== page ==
Clinic promises to teach kids and novices how to hunt turkeys

This Division of Wildlife Resources photo shows a prior turkey hunting clinic in Iron County, Utah, date not specified. Young hunters can learn more about turkeys at the upcoming April 1 clinic to be held at Parowan Front Wildlife Management Area in Iron County, Utah | Photo by Heather Talley courtesy of Division of Wildlife Resources, St. George News

IRON COUNTY — Young people and novice hunters can learn how to hunt wild turkeys, receive free raffle tickets and leave with free door prizes at the third annual Southern Region Turkey Hunting Clinic Saturday.

If you attend the clinic, you might end up taking a turkey one day. Location, date not specified | Photo courtesy of Skyler Armstrong via Division of Wildlife Resources, St. George News

The clinic is open to anyone 17 years of age and younger. It’s also open to adults who have never hunted turkeys before.

Those who attend will walk away with a basic understanding of how to hunt turkeys, as well as prizes supplied by the National Wild Turkey Federation.

“You don’t need to bring anything. Just enthusiasm for learning how to hunt turkeys,” Heather Talley, regional wildlife recreation specialist for the Division of Wildlife Resources said.

Several experienced turkey hunters will teach the clinic.

“Having a variety of experts teach the clinic means you’ll learn a range of techniques that can increase your hunting success,” Talley said. “You’ll also gain different perspectives about what it’s like to hunt turkeys.”

The free clinic will be held April 1 at the Parowan Front Wildlife Management Area just east of Summit in Iron County. To reach Summit, exit Interstate 15 at the first exit north of Cedar City.

This photo shows youngsters learning abou turkey hunting at a previous clinic. A clinic is schedule for April 1 at Parowan Front Wildlife Management Area in Iron County, Utah | Photo by Heather Talley courtesy of Division of Wildlife Resources, St. George News

The clinic begins at 9 a.m. To register, or for more information, call Talley at telephone 435-868-8756 or 435-865-6100.

“The rotations between stations will end around noon,” Talley said. “After each group of participants has visited each station, a question-and-answer session will begin. A raffle will follow the Q&A session. After the raffle, a special event called ‘Jakes Day’ will start.”

The Division of Wildlife Resources and National Wild Turkey Foundation have teamed up to offer the free Jakes Day event. At the event, participants will use bows and arrows and visit the Wild Turkey Federation’s shooting trailer and Wildlife Resources’ poaching trailer.

Young people and wild turkeys

Getting more young people involved in turkey hunting is important to the future of wild turkey conservation in Utah, event organizers said in a news release.

A turkey hunting clinic in Iron County, Utah, date not specified. Young hunters can learn more about turkeys at the April 1 clinic to be held at Parowan Front Wildlife Management Area in Iron County, Utah | Photo by Heather Talley courtesy of Division of Wildlife Resources, St. George News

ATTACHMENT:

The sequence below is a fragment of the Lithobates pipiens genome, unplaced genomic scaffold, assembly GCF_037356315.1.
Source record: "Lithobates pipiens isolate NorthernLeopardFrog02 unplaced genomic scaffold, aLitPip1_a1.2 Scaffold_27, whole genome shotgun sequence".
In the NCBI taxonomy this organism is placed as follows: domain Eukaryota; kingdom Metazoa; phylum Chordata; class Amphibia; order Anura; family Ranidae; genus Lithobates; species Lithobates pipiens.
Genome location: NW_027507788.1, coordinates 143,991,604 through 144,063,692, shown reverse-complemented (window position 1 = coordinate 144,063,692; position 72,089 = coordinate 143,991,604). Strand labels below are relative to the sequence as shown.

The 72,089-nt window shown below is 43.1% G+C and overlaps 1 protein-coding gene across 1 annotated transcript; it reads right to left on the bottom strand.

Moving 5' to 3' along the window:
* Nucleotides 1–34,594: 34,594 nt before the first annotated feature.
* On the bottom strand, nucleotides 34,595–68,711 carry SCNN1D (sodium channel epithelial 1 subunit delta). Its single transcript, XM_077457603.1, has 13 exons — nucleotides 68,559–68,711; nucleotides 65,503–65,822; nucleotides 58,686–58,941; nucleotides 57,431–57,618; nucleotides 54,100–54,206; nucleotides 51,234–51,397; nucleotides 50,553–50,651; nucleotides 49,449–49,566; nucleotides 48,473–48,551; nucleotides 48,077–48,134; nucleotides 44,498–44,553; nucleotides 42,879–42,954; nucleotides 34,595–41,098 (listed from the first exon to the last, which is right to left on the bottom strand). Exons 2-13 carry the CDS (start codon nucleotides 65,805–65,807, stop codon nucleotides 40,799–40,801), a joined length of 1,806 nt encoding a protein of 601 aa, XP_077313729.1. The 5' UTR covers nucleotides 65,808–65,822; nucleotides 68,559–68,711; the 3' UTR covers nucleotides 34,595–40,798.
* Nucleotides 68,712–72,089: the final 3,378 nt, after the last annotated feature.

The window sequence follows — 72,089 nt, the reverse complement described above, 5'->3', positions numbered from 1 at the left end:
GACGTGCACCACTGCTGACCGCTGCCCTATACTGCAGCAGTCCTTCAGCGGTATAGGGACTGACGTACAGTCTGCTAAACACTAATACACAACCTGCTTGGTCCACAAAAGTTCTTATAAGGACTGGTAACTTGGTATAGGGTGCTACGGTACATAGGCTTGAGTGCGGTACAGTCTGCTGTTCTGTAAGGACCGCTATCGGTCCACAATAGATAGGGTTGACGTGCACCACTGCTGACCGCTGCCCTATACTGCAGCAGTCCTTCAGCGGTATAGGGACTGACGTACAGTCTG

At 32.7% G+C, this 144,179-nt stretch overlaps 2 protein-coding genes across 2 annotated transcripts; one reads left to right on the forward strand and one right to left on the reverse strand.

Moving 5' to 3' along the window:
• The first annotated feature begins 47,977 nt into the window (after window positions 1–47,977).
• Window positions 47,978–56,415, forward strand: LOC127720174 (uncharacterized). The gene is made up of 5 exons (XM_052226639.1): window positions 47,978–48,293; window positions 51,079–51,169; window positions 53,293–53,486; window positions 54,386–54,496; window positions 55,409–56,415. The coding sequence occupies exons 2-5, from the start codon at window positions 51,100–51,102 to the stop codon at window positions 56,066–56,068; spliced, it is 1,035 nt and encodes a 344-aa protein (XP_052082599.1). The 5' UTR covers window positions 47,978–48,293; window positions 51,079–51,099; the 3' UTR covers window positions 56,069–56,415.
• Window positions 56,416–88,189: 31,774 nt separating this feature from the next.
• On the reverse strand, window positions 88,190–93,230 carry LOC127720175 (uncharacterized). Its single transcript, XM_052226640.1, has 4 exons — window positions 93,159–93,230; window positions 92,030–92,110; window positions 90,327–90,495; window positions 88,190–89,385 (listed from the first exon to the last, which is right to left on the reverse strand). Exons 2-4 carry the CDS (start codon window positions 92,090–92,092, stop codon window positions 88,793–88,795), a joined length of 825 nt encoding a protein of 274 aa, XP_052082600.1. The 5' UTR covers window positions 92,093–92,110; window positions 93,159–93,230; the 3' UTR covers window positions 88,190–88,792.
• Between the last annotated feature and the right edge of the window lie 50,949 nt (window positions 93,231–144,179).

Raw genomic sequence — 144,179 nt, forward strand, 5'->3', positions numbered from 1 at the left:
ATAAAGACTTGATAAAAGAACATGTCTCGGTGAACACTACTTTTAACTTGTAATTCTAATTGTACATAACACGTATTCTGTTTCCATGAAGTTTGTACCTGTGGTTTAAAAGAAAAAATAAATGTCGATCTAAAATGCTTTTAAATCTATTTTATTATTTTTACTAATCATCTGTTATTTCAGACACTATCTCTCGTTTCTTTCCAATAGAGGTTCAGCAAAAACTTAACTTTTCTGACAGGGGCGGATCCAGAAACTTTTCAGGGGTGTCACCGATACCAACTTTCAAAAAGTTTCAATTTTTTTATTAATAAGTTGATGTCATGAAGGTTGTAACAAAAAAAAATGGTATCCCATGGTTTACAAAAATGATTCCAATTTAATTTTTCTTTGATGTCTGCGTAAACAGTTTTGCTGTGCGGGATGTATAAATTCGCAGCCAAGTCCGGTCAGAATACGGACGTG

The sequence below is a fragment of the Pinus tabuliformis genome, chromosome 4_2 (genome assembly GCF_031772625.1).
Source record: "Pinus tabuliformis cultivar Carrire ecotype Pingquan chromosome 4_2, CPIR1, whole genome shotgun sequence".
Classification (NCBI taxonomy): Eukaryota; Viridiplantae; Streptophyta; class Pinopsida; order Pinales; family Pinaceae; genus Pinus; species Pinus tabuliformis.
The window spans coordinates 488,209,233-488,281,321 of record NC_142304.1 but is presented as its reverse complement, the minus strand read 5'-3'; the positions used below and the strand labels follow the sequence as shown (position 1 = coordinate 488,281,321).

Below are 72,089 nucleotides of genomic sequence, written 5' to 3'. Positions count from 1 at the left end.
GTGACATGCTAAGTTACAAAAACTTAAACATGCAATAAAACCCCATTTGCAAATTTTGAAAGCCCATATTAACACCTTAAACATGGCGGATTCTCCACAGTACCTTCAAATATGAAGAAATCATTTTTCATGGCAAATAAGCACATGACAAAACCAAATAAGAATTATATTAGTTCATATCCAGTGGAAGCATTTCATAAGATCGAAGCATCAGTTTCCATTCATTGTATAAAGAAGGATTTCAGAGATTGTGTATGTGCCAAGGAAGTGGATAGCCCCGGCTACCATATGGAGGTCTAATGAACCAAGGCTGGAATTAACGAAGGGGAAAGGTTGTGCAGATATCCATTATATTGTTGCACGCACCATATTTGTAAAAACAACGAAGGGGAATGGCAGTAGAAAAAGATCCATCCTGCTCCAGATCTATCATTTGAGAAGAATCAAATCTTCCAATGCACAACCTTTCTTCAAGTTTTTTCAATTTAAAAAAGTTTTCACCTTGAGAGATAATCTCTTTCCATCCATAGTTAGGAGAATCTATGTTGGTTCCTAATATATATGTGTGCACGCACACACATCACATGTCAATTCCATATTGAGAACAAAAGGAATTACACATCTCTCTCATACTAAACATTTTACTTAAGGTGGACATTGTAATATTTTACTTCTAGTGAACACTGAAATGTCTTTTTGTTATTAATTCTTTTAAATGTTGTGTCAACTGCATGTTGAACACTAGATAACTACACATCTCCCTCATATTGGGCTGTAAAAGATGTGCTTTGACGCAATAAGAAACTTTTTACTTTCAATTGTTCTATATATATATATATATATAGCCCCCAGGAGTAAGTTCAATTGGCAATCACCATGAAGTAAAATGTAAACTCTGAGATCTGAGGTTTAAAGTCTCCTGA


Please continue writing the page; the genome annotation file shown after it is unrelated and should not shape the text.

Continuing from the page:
“Many of us were introduced to hunting at an early age, because our families had established a hunting tradition,” Ron MacIntosh, Cedar City chapter president for the Wild Turkey Foundation said. “As sportsmen and women, it’s our job to help educate the youth and mentor new hunters. They’re the future.”

Jakes Day is perfect for youth, he said.

“Jakes stands for ‘Juniors Acquiring Knowledge, Ethics and Sportsmanship,'” he said. “The title conveys the dedication the NWTF has to educating another generation of smart, ethical hunters.”

DWR Biologist Jason Nicholes said hunting turkeys is a great way to spend time with family in Utah’s backcountry in the spring.

“Learning about turkey habits and about their habitat is the best way to be successful as you start your new adventure,” he said.

Parowan Front Wildlife Management Area | Map courtesy of Here.com | Click on image to enlarge

Wild turkeys are doing really well in many parts of Southwestern Utah, Talley said. This has allowed the division’s biologists to take turkeys from dense populations and place them in other areas in Southwestern Utah where there’s room for more birds.

Event details

  • What: Learn how to hunt wild turkeys with Utah DWR and NWTF
  • When: Saturday, April 1
  • Where: Parowan Front Wildlife Management Area, east of Summit just north of Cedar City (see map inset) | coordinates for GPS users are Latitude 37.7877541, Longitude -112.9243904
  • Cost: Free
wild turkeys - Mountain Meadows - Joyce Kuzmanic - StGeorgeNews.com
This March 2016 photo shows wild turkeys crossing the dirt egress road from the Mountain Meadows Massacre Historical Site. Washington County, Utah, March 27, 2016 | Photo by Joyce Kuzmanic, St. George News

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